Tuesday, December 1, 2009

Oceans Absorb Less Carbon Dioxide as Marine Systems Change

From: Ben Block, Worldwatch Institute, More from this Affiliate

The oceans are by far the largest carbon sink in the world. Some 93 percent of carbon dioxide is stored in algae, vegetation, and coral under the sea. But oceans are not able to absorb all of the carbon dioxide

released from the burning of fossil fuels. In fact, a recent study suggests that the oceans have absorbed a smaller proportion of fossil-fuel emissions, nearly 10 percent less, since 2000.

The study, published in the current issue of Nature, is the first to quantify the perceived trend that oceans are becoming less efficient carbon sinks. The study team, led by Columbia University oceanographer Samar Khatiwala, measured the amount of human-caused carbon dioxide emissions pumped into the oceans since 1765.

Industrial carbon dioxide emissions have increased dramatically since the 1950s, and oceans have until recently been able to absorb the greater amounts of emissions. Sometime after 2000, however, the rise in emissions and the oceans' carbon uptake decoupled. Oceans continue to absorb more carbon, but the pace appears to have slowed.

The reason is based in part on simple chemistry. Increased concentrations of carbon dioxide have turned waters more acidic, especially nearer to the poles. While carbon dioxide dissolves more readily in cold, dense seawater, these waters are less capable of sequestering the gas as the ocean becomes more acidic. The study revealed that the Southern Ocean, near Antarctica, absorbs about 40 percent of the carbon in oceans.

Article continues: http://www.worldwatch.org/node/6323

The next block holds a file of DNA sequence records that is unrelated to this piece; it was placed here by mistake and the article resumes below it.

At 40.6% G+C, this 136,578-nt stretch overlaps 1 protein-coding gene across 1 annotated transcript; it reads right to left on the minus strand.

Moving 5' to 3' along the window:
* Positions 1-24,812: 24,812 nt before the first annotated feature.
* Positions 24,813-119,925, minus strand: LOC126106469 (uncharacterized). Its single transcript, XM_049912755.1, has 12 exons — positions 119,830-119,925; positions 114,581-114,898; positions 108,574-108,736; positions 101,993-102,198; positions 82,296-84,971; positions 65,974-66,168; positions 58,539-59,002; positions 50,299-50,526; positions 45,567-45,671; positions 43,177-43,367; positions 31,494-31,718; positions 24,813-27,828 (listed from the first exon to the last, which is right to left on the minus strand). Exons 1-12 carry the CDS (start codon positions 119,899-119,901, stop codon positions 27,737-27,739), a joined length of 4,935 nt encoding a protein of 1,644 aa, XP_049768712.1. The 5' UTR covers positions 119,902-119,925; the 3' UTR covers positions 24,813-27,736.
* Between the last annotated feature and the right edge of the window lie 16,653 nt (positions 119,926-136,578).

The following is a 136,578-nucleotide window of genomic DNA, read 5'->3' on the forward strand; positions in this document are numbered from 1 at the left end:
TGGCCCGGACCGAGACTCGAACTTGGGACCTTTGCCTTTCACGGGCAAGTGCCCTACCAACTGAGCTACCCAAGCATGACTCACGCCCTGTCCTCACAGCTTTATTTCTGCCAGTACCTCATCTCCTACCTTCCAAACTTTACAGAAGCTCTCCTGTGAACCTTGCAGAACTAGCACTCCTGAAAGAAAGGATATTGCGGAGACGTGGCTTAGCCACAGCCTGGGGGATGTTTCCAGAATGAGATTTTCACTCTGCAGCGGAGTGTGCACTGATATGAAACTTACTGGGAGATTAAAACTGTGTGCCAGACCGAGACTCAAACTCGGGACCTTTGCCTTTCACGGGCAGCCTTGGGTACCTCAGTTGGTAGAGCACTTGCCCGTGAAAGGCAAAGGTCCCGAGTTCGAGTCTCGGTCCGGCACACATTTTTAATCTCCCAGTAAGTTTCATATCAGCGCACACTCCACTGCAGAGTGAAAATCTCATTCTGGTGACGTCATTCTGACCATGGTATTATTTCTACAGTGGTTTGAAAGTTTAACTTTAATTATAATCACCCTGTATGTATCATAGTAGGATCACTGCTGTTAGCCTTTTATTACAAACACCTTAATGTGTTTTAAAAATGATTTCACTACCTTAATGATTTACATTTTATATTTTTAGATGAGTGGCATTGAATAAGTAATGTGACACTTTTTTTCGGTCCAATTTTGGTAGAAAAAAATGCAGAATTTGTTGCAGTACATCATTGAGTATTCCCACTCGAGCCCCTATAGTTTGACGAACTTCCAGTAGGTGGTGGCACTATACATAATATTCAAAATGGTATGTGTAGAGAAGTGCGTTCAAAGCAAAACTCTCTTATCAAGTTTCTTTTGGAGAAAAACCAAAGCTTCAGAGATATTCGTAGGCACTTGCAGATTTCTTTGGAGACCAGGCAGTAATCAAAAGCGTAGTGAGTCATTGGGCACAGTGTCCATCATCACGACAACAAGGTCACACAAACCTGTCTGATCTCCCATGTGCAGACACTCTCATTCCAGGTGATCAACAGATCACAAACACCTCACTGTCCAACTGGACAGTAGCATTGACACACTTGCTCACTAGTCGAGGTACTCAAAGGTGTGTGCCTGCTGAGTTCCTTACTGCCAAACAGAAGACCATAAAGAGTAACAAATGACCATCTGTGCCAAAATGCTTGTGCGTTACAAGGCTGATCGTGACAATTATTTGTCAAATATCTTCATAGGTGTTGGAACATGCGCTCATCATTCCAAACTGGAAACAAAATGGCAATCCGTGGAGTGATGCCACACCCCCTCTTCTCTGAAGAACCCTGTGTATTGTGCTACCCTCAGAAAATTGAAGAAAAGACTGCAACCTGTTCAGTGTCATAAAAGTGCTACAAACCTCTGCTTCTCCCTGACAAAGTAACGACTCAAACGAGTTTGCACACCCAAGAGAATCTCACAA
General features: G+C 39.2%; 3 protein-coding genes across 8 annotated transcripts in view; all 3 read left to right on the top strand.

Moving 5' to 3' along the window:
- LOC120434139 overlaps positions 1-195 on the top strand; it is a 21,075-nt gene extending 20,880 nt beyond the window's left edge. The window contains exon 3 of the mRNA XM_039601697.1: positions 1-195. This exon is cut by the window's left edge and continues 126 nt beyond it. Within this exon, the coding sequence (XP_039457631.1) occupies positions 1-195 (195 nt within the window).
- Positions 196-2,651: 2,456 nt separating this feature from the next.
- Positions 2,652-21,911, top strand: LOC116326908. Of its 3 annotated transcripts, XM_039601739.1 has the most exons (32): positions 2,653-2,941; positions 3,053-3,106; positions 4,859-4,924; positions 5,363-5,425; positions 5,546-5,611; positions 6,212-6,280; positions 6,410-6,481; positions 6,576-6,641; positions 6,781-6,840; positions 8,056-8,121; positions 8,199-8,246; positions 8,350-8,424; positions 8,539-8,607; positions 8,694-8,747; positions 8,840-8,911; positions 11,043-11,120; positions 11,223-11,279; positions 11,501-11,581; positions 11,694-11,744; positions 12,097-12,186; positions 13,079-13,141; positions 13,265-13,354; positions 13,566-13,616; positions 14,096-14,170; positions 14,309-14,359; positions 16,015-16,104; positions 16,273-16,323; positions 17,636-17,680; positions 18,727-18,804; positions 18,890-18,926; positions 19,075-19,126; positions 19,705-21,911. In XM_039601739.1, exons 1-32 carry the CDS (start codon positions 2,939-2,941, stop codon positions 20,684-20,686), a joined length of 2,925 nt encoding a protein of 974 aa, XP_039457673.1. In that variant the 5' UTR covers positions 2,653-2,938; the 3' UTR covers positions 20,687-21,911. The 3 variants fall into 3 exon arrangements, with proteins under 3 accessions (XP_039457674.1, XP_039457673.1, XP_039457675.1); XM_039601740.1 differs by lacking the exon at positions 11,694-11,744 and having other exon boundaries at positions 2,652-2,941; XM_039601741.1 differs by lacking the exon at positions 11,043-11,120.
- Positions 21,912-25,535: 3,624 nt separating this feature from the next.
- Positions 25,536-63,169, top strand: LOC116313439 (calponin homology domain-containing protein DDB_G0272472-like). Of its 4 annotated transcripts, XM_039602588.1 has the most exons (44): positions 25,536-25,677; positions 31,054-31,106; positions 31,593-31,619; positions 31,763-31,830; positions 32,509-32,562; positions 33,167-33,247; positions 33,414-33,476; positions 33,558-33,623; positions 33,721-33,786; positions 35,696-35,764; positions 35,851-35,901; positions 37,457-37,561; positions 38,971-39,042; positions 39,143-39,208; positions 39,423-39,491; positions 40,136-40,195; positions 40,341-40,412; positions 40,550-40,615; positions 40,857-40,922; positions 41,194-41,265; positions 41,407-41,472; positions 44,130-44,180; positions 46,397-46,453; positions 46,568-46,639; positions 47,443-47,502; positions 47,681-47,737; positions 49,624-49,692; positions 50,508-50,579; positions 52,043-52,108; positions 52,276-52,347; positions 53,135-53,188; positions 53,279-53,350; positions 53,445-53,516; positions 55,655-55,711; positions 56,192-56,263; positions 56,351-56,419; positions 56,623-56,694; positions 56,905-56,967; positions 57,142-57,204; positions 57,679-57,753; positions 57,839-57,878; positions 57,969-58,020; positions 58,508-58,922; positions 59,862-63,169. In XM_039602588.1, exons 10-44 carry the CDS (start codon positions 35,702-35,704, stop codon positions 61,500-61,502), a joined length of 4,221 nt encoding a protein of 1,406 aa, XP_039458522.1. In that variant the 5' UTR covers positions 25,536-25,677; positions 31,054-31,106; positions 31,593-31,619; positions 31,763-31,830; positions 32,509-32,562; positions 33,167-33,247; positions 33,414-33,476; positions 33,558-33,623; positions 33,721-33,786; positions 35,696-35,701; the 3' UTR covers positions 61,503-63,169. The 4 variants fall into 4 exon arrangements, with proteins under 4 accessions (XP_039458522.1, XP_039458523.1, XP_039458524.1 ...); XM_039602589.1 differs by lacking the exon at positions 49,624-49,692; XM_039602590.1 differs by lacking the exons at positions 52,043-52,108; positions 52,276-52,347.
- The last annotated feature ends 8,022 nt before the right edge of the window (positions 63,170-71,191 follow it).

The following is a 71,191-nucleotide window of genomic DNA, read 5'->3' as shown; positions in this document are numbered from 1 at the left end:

Global Salmon Study Shows 'Sustainable' Food May Not Be So Sustainable

From: Science Daily

Popular thinking about how to improve food systems for the better often misses the point, according to the results of a three-year global study of salmon production systems. Rather than pushing for organic or land-based production, or worrying about simple metrics such as "food miles," the study finds that the world can achieve greater environmental

benefits by focusing on improvements to key aspects of production and distribution.

For example, what farmed salmon are fed, how wild salmon are caught and the choice to buy frozen over fresh matters more than organic vs. conventional or wild vs. farmed when considering global scale environmental impacts such as climate change, ozone depletion, loss of critical habitat, and ocean acidification.

he study is the world's first comprehensive global-scale look at a major food commodity from a full life cycle perspective, and the researchers examined everything -- how salmon are caught in the wild, what they're fed when farmed, how they're transported, how they're consumed, and how all of this contributes to both environmental degradation and socioeconomic benefits.

Article continues: http://www.sciencedaily.com/releases/2009/11/091124152803.htm